DJI has opened up its GEO flexible geofencing system to a public beta, air traffic control for drones that keeps them out of sensitive or dangerous areas. GEO, or Geospatial Environment Online, is set to replace DJI’s existing, fixed database of no-fly areas with one that can be updated in real-time.
That way, emergency services will be able to designate certain zones as temporarily unsuitable for drone flights, such as during forest fires or VIP travel.
On the flip side, pilots actually eligible to fly in currently restricted areas will now have a way to unlock that airspace. DJI’s system will permit self-authorization and temporary unlocking, based on a credit or debit card, or a cellphone number.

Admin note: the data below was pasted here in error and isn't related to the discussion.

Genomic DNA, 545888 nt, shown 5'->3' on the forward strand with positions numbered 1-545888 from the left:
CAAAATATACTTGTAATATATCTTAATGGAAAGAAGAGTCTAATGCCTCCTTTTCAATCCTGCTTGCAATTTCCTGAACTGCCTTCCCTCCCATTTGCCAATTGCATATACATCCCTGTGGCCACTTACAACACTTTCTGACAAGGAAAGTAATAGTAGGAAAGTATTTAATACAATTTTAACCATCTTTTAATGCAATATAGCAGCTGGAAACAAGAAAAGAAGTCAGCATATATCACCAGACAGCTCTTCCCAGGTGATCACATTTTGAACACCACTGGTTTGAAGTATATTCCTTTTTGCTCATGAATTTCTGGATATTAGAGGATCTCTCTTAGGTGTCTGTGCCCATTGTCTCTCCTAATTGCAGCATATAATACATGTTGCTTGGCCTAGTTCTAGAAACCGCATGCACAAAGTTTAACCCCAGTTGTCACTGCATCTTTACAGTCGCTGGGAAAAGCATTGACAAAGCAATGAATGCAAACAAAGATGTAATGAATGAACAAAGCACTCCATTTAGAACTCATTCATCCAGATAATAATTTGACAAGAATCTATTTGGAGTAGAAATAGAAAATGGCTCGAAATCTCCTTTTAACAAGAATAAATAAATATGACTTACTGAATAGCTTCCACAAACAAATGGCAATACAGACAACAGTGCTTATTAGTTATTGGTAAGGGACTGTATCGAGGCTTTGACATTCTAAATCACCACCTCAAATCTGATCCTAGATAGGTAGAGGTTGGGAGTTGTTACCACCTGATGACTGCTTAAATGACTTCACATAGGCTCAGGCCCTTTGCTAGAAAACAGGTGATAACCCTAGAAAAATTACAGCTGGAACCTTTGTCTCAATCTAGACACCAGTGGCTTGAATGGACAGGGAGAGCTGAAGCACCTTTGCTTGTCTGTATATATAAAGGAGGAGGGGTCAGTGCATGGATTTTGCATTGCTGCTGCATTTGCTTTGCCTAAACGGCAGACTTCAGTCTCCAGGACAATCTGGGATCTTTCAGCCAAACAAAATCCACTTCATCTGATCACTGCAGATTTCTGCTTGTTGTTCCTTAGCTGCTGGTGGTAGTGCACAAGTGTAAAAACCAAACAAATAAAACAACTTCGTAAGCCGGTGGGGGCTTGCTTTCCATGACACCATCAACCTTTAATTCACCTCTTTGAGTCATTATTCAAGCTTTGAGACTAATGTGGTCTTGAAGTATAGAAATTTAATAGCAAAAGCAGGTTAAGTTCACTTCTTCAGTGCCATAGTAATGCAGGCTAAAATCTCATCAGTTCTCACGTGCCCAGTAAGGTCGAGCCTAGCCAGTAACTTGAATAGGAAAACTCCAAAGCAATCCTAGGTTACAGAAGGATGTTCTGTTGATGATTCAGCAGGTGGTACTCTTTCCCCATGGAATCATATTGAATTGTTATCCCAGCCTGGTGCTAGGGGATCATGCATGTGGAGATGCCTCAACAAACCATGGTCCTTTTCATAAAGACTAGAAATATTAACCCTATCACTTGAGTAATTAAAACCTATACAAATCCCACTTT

“The verified account is required only if a user chooses to fly in a location that might raise aviation safety or security concerns,” DJI says.
Advance unlocks, made through DJI’s web interface days or weeks ahead of an upcoming flight, will provide a workaround for poor internet connectivity at a flight site.
Certain locations, such as prisons, power stations, and politically-sensitive places like Washington D.C. will remain locked, and DJI drones will refuse to fly there.
The public beta is available for Phantom 3 and Inspire 1 models, and includes updated firmware for the UAV itself along with a new mobile app. Versions for iOS and Android are available.